Volume 6, Issue 2, 2006
Contextualism in Doubt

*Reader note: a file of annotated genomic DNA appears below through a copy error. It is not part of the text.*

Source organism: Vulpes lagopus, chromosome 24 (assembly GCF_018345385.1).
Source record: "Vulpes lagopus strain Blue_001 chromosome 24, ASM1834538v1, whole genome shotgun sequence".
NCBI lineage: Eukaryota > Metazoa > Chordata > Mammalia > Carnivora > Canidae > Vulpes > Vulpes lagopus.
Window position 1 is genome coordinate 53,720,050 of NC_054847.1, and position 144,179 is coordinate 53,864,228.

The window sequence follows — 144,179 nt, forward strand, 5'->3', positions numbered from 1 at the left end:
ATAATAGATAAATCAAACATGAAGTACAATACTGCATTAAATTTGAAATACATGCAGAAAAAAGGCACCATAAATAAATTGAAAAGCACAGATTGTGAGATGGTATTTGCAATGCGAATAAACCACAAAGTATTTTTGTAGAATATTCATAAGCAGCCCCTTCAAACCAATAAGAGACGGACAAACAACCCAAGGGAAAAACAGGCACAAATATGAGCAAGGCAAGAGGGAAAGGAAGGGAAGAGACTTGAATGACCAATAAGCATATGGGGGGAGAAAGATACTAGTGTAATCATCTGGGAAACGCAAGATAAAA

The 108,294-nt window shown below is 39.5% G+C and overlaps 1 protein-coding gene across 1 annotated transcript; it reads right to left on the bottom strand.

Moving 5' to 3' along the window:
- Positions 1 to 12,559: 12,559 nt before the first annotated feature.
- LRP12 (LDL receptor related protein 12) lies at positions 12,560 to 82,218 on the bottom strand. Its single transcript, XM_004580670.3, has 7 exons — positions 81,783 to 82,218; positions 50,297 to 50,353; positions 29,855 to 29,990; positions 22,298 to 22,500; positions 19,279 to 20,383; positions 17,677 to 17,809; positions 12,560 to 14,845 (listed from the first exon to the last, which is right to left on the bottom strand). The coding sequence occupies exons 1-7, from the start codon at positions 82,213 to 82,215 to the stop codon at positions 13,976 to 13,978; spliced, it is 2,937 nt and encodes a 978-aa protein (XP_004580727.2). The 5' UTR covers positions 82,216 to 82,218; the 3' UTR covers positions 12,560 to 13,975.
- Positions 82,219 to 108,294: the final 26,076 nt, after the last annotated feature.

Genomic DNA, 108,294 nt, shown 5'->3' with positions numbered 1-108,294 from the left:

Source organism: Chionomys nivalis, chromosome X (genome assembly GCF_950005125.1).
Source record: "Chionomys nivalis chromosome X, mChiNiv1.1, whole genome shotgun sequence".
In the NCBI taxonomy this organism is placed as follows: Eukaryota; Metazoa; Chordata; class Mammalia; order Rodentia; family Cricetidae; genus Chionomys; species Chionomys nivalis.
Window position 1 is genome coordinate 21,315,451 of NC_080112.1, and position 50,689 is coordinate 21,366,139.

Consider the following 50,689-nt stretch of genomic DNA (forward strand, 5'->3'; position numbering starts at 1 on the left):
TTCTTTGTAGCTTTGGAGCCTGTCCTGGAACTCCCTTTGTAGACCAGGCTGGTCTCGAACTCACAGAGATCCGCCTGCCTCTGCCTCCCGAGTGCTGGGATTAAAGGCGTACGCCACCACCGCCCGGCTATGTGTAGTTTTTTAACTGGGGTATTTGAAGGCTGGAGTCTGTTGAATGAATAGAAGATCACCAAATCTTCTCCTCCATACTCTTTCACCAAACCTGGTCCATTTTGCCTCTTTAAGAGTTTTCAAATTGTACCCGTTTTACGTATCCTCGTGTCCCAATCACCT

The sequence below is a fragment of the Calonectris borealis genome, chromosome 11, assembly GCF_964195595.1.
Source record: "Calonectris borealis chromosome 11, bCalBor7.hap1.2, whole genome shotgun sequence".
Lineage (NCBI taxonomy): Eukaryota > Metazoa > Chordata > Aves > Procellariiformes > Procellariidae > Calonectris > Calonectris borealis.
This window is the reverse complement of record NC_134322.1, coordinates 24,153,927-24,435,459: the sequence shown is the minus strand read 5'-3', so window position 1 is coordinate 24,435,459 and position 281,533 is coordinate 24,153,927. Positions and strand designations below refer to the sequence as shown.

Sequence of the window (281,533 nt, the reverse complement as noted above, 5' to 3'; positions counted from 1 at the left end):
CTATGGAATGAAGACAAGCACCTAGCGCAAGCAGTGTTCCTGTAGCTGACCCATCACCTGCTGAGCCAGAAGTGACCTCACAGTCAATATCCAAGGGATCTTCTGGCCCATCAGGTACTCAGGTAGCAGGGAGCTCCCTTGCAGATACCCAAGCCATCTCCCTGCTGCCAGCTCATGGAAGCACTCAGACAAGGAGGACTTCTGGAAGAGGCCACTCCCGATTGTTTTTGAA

This paper is a critical examination of epistemological contextualism as a response to the skeptical challenge with focus upon Michael Williams’ version. Unclarities in his response are initially pointed out and various unsatisfactory ways of elaborating upon them discussed. Next, it is argued that Williams’ candidate epistemological realism with the priority thesis at its core does not provide the key to how traditional epistemology becomes exposed to skepticism. The thesis that knowledge-claims necessarily are justified with recourse to sensory experience and the principle of underdetermination are instead advanced as the features that skepticism exploit. At last, a case is made that both these claims are accepted by contextualism, and that it therefore is as exposed to skepticism as traditional epistemology is.